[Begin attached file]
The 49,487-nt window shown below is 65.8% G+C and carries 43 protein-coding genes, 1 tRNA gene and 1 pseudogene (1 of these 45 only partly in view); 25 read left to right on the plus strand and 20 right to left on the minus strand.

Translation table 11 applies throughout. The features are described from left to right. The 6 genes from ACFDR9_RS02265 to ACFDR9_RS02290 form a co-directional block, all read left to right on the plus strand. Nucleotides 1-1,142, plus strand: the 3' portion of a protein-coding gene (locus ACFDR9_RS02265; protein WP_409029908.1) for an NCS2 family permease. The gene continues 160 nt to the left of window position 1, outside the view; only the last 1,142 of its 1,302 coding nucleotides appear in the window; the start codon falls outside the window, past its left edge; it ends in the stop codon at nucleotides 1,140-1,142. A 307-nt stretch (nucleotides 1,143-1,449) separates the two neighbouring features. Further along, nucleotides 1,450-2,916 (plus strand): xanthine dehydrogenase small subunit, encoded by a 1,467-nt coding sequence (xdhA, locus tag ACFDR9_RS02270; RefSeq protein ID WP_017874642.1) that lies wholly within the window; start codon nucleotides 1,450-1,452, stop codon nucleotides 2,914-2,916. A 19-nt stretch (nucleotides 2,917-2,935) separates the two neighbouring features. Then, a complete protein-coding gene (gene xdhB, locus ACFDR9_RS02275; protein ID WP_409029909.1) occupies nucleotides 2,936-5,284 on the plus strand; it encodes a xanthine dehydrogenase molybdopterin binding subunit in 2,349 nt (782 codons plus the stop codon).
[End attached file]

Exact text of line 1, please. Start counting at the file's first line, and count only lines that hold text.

The 49,487-nt window shown below is 65.8% G+C and carries 43 protein-coding genes, 1 tRNA gene and 1 pseudogene (1 of these 45 only partly in view); 25 read left to right on the plus strand and 20 right to left on the minus strand.